But despite great strides by Parker and many other American wine educators, entrepreneurs, and media, and enthusiasts over the intervening decades, it’s still pretty tough for today’s casual drinkers to solve the “dinner party problem.” How tough? In February 2021, the wine recommendation app Vivino raised an additional $155 million (for a grand total of $221 million to date) precisely because no one has really, truly popped this cork yet. Not at mainstream scale and non-expert scope, anyway.
Enter Wilson. The filmmaker’s odd, stumbling, childishly inquisitve approach to storytelling is perfectly calibrated—or is it vice-versa?—to a seemingly straightforward, socially fraught, and utterly intractable challenge like “appreciating wine.” These sorts of clichés are his sweet-spot, as previous episode titles like “How to Make Small Talk” and “How to Split the Check” attest. The results are uncanny, and at times deeply alienating, like watching animals at the zoo only to realize you’re one of them… and another somehow got ahold of a camcorder. As Alexandra Schwartz wrote, reflecting on the show’s first season for The New Yorker last December. “Wilson takes a Martian’s-eye view of the habits and customs of Homo sapiens, though he doesn’t profess the expertise of a David Attenborough.” Curiosity, not command of subject, animates him.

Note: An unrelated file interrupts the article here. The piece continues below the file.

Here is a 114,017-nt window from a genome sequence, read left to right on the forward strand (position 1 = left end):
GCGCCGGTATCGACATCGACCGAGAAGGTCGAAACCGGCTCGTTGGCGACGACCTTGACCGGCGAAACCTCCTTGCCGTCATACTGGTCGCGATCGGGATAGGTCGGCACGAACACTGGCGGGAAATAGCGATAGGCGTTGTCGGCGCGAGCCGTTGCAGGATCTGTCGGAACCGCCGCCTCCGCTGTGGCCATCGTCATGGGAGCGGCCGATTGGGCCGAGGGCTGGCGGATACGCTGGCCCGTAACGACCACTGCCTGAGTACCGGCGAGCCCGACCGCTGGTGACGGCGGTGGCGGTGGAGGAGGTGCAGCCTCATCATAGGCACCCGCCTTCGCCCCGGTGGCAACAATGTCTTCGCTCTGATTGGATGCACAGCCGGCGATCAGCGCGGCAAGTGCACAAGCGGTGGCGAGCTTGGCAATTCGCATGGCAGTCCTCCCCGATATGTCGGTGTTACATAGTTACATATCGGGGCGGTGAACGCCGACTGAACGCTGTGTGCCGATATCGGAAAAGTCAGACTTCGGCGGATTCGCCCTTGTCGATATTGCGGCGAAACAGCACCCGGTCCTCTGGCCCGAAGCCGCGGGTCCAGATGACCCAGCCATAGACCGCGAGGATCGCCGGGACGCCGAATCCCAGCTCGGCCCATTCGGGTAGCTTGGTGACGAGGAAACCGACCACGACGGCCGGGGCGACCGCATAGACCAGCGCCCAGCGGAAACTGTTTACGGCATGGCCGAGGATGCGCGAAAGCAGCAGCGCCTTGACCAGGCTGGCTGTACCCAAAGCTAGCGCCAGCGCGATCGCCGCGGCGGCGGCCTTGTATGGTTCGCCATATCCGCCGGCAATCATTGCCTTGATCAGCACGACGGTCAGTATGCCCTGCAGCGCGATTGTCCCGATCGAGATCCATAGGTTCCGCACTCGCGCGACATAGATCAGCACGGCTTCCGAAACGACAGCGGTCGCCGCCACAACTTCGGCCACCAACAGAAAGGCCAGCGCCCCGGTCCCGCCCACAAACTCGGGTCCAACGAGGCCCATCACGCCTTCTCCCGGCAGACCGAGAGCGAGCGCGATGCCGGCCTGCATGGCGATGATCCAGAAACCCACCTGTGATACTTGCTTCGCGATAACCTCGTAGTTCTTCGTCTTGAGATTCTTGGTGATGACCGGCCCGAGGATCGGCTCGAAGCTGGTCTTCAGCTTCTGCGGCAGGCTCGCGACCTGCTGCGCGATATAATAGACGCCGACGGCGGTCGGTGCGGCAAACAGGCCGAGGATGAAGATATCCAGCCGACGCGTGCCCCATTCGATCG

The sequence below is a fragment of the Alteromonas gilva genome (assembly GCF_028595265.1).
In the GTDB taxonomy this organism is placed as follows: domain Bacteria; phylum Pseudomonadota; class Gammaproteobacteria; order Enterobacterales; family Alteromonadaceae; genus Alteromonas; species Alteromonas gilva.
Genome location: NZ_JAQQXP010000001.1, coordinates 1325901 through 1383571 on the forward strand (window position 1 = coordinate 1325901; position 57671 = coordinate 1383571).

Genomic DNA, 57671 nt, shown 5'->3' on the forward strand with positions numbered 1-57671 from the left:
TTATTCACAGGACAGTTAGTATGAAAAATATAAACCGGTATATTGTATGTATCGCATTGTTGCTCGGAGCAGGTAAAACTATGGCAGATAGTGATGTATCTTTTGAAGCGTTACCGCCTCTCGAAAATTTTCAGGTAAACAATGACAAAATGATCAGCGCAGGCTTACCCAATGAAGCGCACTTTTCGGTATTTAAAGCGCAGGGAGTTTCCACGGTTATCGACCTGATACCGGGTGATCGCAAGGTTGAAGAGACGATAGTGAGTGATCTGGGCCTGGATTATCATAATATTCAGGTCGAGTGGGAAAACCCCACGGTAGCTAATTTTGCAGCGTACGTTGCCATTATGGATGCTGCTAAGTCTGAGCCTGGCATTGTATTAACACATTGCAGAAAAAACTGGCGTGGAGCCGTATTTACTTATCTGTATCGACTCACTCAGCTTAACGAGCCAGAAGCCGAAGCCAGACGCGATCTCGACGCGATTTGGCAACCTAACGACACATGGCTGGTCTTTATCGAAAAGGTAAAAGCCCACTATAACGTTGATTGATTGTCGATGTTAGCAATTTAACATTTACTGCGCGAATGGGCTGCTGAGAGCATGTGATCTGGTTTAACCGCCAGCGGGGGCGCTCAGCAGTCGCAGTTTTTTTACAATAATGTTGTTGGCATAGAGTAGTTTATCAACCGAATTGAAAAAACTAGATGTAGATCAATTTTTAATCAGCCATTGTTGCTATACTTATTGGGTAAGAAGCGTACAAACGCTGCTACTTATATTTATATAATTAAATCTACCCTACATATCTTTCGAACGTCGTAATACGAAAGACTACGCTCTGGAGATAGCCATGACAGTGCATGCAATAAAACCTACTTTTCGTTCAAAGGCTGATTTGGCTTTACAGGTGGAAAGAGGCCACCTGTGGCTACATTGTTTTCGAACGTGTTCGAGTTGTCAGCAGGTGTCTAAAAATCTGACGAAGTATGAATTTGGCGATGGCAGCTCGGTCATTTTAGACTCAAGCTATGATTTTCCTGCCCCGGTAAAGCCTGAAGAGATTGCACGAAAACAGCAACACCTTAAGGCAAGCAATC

I’ll pause here to note that Wilson’s nervous neophyte schtick can be pretty grating. His voice, which Schwartz charitably describes as “a slightly squashed, Kermit the Frog voice that sits in the back of his throat,” would be tolerable in doses but gets annoying in ever-present narration; his “halting, reading-aloud style of a novice public speaker” occasionally comes off as clammy affectation, rather than sincere apprehension.2 And because How To is build on layers of compounding rhetorical and vision metaphor, the storytelling can be, ah… disorienting. The show, wrote Allegra Frank for Vox last year, “often twists into awkward shapes to get from its basic points A to its more peculiar points B, and the journey is always funny in its strangeness.” Your mileage may vary.
But if you accept New York Times comedy columnist Jason Zinoman’s argument, as I mostly do, that How To “isn’t a show of heroes and villains, but quick portraits of real, complicated people, and its foundational faith is that they are funnier than anything performed by actors,” and look (and listen) past Wilson’s personal foibles and non-sequitur plots, you’ll find genuine tenderness and sublime humor in his own inquisitions, plus subjects and scenes that range from mundane to magnificent. Sometimes even both at once.
Which brings us back to “How to Appreciate Wine.” The episode’s trite problem statement would spell disaster for a conventional procedural. But what starts as a clever, if predictable meditation on wine’s overwhelming selection, inaccessible taxonomy, and subjective vocabulary soon ricochets off into domains that seem unrelated, even antithetical to oenology. And that’s where things get interesting.